Mining to India

Trends and opportunities

The market

India’s high economic growth rate in the last two decades has led to increasing demand for minerals.

The mining sector is an important segment of the Indian economy and is very diverse, spanning most geographical regions. India is endowed with huge resources of several metallic and non-metallic minerals.

India produces 87 minerals including:

  • four fuels
  • 10 metallic
  • 47 non-metallic
  • three atomic
  • 23 minor minerals (including building and other materials).

Indian coal has very high ash content, which is a significant factor for mining and power generation. Thermal coal forms a major part of the coal reserves with very moderate reserves of metallurgical coal. The country is also a significant producer of iron ore, lignite, copper ore, manganese ore and chromite.

Mining is concentrated amongst a few public sector companies and these include:

  • Coal India Limited
  • Singareni Collieries Company Limited
  • Steel Authority of India Limited
  • Hindustan Copper Limited
  • Manganese Ore India Limited
  • National Aluminium Company Limited
  • NMDC Limited
  • Neyveli Lignite Limited.

Over the last decade the private sector has played an increasingly active role in the mining sector and large Indian corporations including Tata Steel, Vedanta, Aditya Birla and Jindal are making significant investments in mining and related technology. Participation by the private sector, including international companies is allowed in coal washeries and across mining sectors, with the exception of coal mining and atomic minerals. 

Policy changes

In February 2018, the Indian Government announced it would open commercial coal mining to private-sector companies, including international firms. Previously, private companies were only allowed to undertake captive coal mining.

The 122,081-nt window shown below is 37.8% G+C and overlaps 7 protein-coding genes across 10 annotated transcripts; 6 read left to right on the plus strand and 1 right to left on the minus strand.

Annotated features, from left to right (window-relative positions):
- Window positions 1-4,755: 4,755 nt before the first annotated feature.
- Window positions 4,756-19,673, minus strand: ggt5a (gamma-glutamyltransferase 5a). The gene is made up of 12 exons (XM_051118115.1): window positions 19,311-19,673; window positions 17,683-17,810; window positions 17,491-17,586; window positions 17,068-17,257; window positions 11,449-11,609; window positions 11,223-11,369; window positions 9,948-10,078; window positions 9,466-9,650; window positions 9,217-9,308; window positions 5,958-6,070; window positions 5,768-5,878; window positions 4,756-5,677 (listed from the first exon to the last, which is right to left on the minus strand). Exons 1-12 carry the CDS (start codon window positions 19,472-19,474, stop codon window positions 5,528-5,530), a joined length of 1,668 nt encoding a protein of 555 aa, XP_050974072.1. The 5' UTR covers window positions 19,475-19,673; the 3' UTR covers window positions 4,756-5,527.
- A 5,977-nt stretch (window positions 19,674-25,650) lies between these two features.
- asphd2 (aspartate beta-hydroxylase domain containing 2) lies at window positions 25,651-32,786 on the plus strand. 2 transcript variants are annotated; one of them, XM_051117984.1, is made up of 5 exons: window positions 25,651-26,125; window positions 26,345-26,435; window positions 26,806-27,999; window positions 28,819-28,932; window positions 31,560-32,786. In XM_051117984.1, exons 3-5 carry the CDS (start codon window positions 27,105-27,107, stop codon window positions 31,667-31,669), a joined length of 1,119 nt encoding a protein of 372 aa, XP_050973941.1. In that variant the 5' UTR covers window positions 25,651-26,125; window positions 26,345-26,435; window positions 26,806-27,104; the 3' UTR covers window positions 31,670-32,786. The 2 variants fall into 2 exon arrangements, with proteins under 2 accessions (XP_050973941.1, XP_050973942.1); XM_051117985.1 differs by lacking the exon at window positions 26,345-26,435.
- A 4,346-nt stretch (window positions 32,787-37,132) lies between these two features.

Under the new system, state governments will auction coal mines or coal blocks. The mine or block will be awarded to the bidder that offers the highest price per tonne of coal, which will be paid to the government on the actual production of coal. There will be no restriction on the sale or use of the coal.

Indian miners are seeking a range of solutions, including geomining consultancy services (resource estimation, project reporting, mine planning); mining exploration services; open-cut and underground contract mining; mineral testing; mining software (mine planning, management and fleet monitoring systems); mine safety solutions; material-handling systems; and environmental solutions (waste and tailings management systems).

In May 2017, the Indian Government announced a new National Steel Policy aimed at building a globally competitive, technologically advanced steel manufacturing industry in India. Under the policy, India is aiming to grow its steel production capacity from 100MT now to 300MT by 2030, as well as increase the use of steel in the infrastructure, automobile and housing markets.

To support its goals, India is seeking raw materials not available in the country, such as metallurgical coal, liquefied natural gas, refractory materials and limestone.

It is also looking for energy-efficient, environmentally friendly technology and services, including solutions that support the beneficiation of high-ash coal and iron ore, and ultra-low CO2 emitting steel-making technologies that could leverage thermal coal.

The policy will be administered by the Steel Research and Technology Mission of India (SRTMI), which will also lead research and development in the iron and steel industry. SRTMI is looking to partner with international research and academic institutions.

Opportunities

India imports thermal coal, metallurgical coal, copper concentrate and manganese ore to meet the growing demand for minerals.

The mining industry is increasingly focusing on optimising efficiency and profitability by:

  • improving operational performance
  • managing capacity utilisation
  • moving upstream in the value chain by adopting international best practices
  • incorporating the latest international mining equipment, technology and services (METS).

The Indian Government has implemented and is further envisaging, a series of initiatives to boost the mining industry, including:

  • An ambitious project by the Geological Survey of India for an online core business integrated system for geological mapping.